A relationship taking off after 200 years
British missionary activity dates from 1832 when the Rev Charles Guszlaff arrived on an East India Company ship. The Koreans refused to trade. In 1866, a Welsh missionary, R J Thomas, tried to enter Korea on a US merchant ship, the General Sherman, but all were killed, and the ship burnt. In the early 1870s, the Rev John Ross (below) , a Scots Presbyterian in north-east China, met Koreans who had crossed the Yalu river to trade. From them, Ross learnt sufficient Korean to begin translating the gospel and to publish a Korean primer.
Only when Japan (1876), and the United States (1882) signed treaties with Korea, did London show real interest. The British never played a dominant role in Korea, but a steady trade developed. Many Britons worked for the Korean government. An Anglican mission opened in 1890, and the Salvation Army followed in 1908.
Britain's main interest was strategic, and concerned Russia. This led the British navy to occupy Komundo (Port Hamilton in English), from 1885-87. Komundo was abandoned, but continued fear of Russia lay behind the 1902 Anglo-Japanese Alliance. This allowed Japan a free hand in Korea, leading to annexation in 1910. A British consul general operated in Seoul, and the missionairies and traders remained, but, except when the Koreans rose in revolt in 1919, few Britons paid much attention. War in 1941 ended the British presence.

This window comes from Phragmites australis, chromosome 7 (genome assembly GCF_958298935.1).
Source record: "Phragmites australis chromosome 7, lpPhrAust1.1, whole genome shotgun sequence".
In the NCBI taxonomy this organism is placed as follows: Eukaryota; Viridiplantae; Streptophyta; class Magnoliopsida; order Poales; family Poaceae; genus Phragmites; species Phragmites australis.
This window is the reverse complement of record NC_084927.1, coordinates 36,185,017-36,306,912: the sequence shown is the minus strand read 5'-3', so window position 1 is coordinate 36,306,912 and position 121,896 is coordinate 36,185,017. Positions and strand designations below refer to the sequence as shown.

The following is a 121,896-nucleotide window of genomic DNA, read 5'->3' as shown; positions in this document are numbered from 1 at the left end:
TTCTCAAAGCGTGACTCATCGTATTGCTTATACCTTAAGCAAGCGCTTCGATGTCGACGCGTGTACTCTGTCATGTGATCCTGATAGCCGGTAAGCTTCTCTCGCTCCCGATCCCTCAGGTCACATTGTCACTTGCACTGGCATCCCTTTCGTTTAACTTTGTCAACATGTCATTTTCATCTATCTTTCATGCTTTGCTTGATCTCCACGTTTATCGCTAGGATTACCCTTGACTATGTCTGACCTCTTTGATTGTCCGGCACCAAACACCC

In 1945, the British returned to a divided Korea. They were now confined to the South, On 25 June 1950, came the Korean war. When Seoul fell on June 28, many Britons were captured, including the diplomats, the Anglican bishop, and the head of the Salvation Army. Meanwhile, Britain rallied to the support of the South. British ships were in action by July 1950, and the first British ground forces arrived in August. In September, the Royal Navy took part in the landing at Inchon which began the North Korean rollback. By late October, British troups were close to the Yalu. Forced back when the Chinese intervened, they regrouped south of Seoul, and played a prominent role in the fighting until the war ended in 1953. More than 1,000 British troups died.
Britain helped in the South's rehabilitation, and in the industralisation of the Sixties and Seventies, especially in car-making and shipbuilding. There has been a steady growth in trade, and much British investment in the South. Reciprocal investment in Britain began in the Eighties. Political links are close: three presidents of the South have visited Britain.
Although Britain now recognises the North, there are no diplomatic relations and few contacts. Cultural links with the South are good: many Koreans study in Britain, there is a long tradition of British scholarship on Korea, and Korean studies is taught in universities. Two hundred years after Captain Broughton, Britain's relations with the South are healthy and growing.